It’s ironic that, as England revisit the old pitch and enter 2021 with a brand new lockdown, I find myself sitting in the same place as ten months ago, ready to write about Marko Arnautovic.
It was in March of last year when my keyboard was last dusted to cover the Austrian’s adventures in China, as it became apparent that there wouldn’t be much else to write as the world football calendar came to a halt due to the coronavirus.
Fortunately, elite sport will continue in this new and shining time of nothingness, but this is the way of the world, Arnautovic has always found a way back into my life, despite being thousands of miles away, outside from view and from the outside. of spirit.
How he managed to do it I’m not entirely sure.
But what I do know is that, extraordinarily, there are suggestions that West Ham manager David Moyes, who does a great job by the way, might be looking to regain his old charge and bring the 31-year-old back. years of his Asian Adventures during the January transfer window.
Sky Sports suggests that Shanghai SIPG, the Chinese Super League behemoths who pushed the silver carrot past Arnautovic in 2019, in fact offered West Ham the chance to re-sign him, although a deal is not not likely at this point due to the Shockingly high wages Shanghai has decided to find its way.
Certainly, the Hammers need another striker. Michail Antonio is brilliant, wonderful and ticks all the boxes of a Moyes striker but has been troubled by various hamstring issues, while his £ 45million understudy Sebastien Haller is really struggling to do his mark in English football – so much so that after barely 18 months he is fighting for his career in East London.
Other than those two, Moyes’ choices are slim. There’s a much-loved teenage prodigy Miko Odupeko waiting backstage, but he’s hard to see in the limelight, especially since he hasn’t played a lot of reserve and youth football. because of an injury. Jarrod Bowen can play there too, if the pressure is on, but he’s much better suited to charge up and down the right wing.
All of this would suggest that the idea of signing Arnautovic again isn’t that crazy, after all. But the reality is, for all the good he’s done to the club, it’s such a disappointing prospect that the Tory government’s re-election calls for a lot more (it doesn’t, but you get the gist of it).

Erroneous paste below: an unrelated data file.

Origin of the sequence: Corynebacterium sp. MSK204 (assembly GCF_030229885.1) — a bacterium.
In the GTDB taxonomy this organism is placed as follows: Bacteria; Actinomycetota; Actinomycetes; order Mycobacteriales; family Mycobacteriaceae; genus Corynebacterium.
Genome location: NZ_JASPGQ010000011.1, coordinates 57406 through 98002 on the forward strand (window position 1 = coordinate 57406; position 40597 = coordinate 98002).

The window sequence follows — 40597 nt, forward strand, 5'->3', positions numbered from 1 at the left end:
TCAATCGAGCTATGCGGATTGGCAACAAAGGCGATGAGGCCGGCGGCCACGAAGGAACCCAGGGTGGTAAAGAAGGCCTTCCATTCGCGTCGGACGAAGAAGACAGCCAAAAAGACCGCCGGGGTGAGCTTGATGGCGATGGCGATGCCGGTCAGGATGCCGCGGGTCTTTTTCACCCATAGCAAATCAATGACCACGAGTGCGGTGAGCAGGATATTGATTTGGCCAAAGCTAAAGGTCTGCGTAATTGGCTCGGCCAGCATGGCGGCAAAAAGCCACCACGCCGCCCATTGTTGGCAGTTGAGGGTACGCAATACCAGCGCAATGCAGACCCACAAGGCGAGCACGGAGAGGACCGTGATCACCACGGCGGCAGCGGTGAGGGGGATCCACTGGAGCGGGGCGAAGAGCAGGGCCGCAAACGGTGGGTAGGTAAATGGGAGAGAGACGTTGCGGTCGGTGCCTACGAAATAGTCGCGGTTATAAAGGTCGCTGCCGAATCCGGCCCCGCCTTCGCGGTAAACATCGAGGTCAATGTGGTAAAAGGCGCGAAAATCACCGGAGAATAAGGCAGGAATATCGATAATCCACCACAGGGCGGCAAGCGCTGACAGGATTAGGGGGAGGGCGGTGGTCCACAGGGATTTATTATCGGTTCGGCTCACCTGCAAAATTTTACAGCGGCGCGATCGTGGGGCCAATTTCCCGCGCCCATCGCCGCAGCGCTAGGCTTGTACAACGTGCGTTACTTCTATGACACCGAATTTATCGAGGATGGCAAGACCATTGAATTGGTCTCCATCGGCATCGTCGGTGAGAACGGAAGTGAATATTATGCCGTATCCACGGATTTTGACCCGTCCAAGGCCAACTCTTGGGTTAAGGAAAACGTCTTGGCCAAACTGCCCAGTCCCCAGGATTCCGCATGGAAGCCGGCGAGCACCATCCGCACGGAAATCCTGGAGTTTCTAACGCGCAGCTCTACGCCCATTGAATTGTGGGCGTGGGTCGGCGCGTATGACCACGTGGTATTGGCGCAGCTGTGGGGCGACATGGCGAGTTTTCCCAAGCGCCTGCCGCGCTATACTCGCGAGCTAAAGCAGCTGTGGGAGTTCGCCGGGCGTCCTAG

Arnautovic is a man, after all, who raised my blood pressure – and many other West Ham supporters – exponentially because he could be bloody shiny or shocking, directly causing my hair to fall out at an even rate. higher than genetics had originally predicted.
He’s also a man who played well for a little while, got a bit fat for his boots, wanted to move somewhere else, allowed his brother to do some press gossip, changed his song to be able to sign a new and improved contract at West Ham, before making another U-turn to force himself out of the club for even greater pay and an “adventure” in China.
Is this really a character that we want to return to the club? I’m not speaking for everyone of a West Ham persuasion, but I’m speaking for myself; absolute 100% no way, no luck.
The culture at West Ham has improved tenfold since Moyes was reappointed as manager, bringing unity and community among the players. The 11 players on the pitch are now playing for each other and not just for themselves, and players like Tomas Soucek and Vladimir Coufal have brought humility and dynamism to the dressing room. Selfish selfishness is no longer a thing, instead, coming together for the good of the team is in the foreground.
Bringing Arnautovic back would not only undermine all the hard work that has gone into getting West Ham to where it is, it would likely tear everything apart. Having another squeeze with Antonio’s ability would be nice, but it’s not the way to go.
Arnautovic was fantastic once upon a time, but he’s the past of West Ham and Moyes – let’s hope wages aren’t the only stumbling block in preventing a return to London Stadium.
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